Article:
Seeing Dogs’ Trustee, Stephen Anderson, and Seeing Dog, Barney, and their quest to end discrimination against them
Seeing Dogs matched me with Barney in 2016. I will be forever grateful to all those who have been involved in his training, particularly John. Barney has given me a new lease of life, as well as giving me my best friend.
When I was matched with Barney, I started going out quite a lot more. Naturally, this involves getting a lift to certain destinations. The overwhelming majority of drivers are professional, friendly, welcoming and seek to earn a fair day’s living for a fair day’s work. However, there is a significant minority who think that they do not have to take us. This is for a number of reasons:
- They claim that they are scared.
- They claim it goes against their religious beliefs.
- They claim that they are not legally required to do so.
- They claim that the dog is dirty and will get hair everywhere.
- They claim that they have an allergy.
All but the last one are not acceptable reasons to refuse access. In the case of the latter, the driver must immediately demonstrate that they have a medical exemption by presenting an exemption certificate. Of all the drivers who have refused, or attempted to refuse to take us, none of them actually possessed such a certificate. To date, 18 drivers have refused to take us, that’s about 1 in 20 times I go out and get a cab.
The law is extremely clear. Sections 169 and 170 of the Equality Act make it an offence by, and I quote, ‘failing or refusing to accept a booking for the vehicle:-
if the booking is requested by or on behalf of a disabled person or a person who wishes to be accompanied by a disabled person, and
the reason for the failure or refusal is that the disabled person will be accompanied by an assistance dog’.
Section 169 is for taxis, Section 170 is for Private Hire.
When these incidents started happening, I decided to do something about it and implemented a zero-tolerance policy. In each case, the complaint is dealt with by the local licensing authority, which in my case is Transport for London (usually it is your local authority/council). After completing a statement, supplying my evidence and waiting a few months, these cases then go to court. Due to Covid, some cases have been left outstanding for more than two years, but as I write this I have successfully prosecuted six drivers and been awarded a total of £600 in compensation. In total, drivers have had to pay fines in excess of £4,000.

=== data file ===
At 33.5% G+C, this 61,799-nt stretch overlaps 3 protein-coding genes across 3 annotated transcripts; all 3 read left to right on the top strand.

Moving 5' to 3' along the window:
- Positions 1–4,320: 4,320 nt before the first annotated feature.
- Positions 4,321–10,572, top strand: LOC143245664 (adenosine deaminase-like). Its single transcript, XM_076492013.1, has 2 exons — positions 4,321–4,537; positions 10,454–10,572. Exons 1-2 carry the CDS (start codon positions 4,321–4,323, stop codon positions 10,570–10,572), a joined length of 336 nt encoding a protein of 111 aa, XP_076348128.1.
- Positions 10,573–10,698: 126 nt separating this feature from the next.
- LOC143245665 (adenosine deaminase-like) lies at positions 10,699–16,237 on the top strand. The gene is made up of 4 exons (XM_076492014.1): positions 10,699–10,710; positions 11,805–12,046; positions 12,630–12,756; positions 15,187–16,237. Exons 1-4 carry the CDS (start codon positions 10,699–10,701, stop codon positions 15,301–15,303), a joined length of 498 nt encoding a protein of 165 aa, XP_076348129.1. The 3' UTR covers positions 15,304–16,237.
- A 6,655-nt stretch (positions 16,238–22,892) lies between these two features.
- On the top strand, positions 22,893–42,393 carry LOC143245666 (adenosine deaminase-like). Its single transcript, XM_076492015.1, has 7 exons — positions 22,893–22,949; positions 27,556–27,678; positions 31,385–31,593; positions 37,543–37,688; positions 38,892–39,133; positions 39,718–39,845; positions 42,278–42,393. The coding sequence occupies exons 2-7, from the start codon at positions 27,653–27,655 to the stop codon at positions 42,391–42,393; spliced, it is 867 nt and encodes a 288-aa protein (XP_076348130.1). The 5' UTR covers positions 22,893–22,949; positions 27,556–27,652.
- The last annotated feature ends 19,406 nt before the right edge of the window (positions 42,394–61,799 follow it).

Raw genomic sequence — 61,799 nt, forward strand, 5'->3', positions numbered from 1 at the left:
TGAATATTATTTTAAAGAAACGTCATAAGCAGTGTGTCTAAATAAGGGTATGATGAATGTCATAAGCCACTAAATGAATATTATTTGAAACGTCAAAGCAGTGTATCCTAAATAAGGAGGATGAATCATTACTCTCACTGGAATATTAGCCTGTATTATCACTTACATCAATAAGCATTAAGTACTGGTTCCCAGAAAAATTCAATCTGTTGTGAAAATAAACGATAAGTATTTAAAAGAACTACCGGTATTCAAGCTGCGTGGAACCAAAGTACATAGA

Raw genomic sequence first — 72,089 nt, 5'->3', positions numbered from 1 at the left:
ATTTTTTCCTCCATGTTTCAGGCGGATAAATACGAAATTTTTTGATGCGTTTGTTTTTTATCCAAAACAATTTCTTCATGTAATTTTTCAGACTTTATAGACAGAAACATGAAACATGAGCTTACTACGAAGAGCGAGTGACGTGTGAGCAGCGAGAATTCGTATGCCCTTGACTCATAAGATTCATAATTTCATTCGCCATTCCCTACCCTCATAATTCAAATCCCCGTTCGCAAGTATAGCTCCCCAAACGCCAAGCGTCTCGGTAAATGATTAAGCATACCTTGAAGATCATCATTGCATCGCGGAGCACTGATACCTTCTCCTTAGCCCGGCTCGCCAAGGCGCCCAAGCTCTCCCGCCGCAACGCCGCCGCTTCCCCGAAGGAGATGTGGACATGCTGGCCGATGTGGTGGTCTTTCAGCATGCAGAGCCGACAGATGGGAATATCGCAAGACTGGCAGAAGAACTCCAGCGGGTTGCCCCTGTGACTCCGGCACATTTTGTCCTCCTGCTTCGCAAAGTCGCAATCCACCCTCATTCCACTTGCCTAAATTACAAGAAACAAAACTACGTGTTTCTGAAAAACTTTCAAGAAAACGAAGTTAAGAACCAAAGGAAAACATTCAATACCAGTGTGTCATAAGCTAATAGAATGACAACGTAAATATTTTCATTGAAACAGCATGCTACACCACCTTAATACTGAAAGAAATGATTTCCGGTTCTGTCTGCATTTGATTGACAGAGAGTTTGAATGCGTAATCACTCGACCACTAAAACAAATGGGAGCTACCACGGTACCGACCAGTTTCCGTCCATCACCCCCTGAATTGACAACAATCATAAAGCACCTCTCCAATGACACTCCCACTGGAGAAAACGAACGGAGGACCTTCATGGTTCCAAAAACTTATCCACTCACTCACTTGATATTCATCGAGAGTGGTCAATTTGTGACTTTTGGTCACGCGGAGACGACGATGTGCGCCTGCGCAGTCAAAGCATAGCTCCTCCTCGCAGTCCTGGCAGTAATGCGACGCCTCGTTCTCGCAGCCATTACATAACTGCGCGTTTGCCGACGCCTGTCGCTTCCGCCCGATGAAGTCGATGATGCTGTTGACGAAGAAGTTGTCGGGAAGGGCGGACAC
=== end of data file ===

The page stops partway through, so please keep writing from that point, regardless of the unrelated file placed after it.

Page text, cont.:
The complaint takes 4 key stages:
- Initial complaint. Contact your local licensing authority who will advise on next steps.
- Taking of a statement. An investigator will make an appointment to get a formal written account of what happened. The driver will then be interviewed under caution, meaning that anything they say may be used against them (saying nothing may also be used against them).
- Revocation of their license or prosecution. Normally authorities do one or the other. If it’s the latter, the court will set a plea hearing. If the driver pleads guilty, the matter is dealt with then. If not guilty, it goes to trial.
- Trial. This is where the witness/witnesses go to court and both they and the driver are questioned. The magistrates (of which there are 3) then decide if the driver is guilty or not. It may be a distract judge instead, however this is rare.
To refuse access is a level 3 fine, meaning up to £1,000. In practice, they normally pay about £600-£700 and compensation of £100 can be given to the victim.
As you can see, there is no doubt that these refusals place a significant burden on the owner to prove guilt. They also take up a significant amount of time and you don’t see any benefit for prolonged periods. However, I think it is vital that I stand up to these people and say that I am worthy of being treated the same as everybody else. After all, the law is written in the way that it is for a reason. The view from the summit is worth it.
I would like to place on record my sincere thanks for all the support that the team at Seeing Dogs have given me as I take these drivers on. Sometimes just knowing that the whole team have my back is a huge comfort. I also applaud everyone at TfL for their hard work as well as Her Majesty’s Courts and Tribunal Service for serving me so well.
If you are an assistance dog owner, take screenshots of everything. If something feels wrong, film it. The rest will sort itself out. Ask for proof if they claim to have an allergy and persist until they either show it or tell the truth. If a refusal is occurring, ask them directly ‘are you refusing to take me?’ If they say ‘yes’ (and they do 90% of the time), they’re toast. Questions in court are easy. Answer honestly with a ‘yes’ or ‘no’ unless the question requires elaboration. It’s surprisingly easy once you get going and you don’t pay anything.
As I say in all my statements, Barney has changed my life. Although these incidents leave me quite sad, I wouldn’t change him for the world. Could you help to change another life like mine? Please consider donating to Seeing Dogs today!
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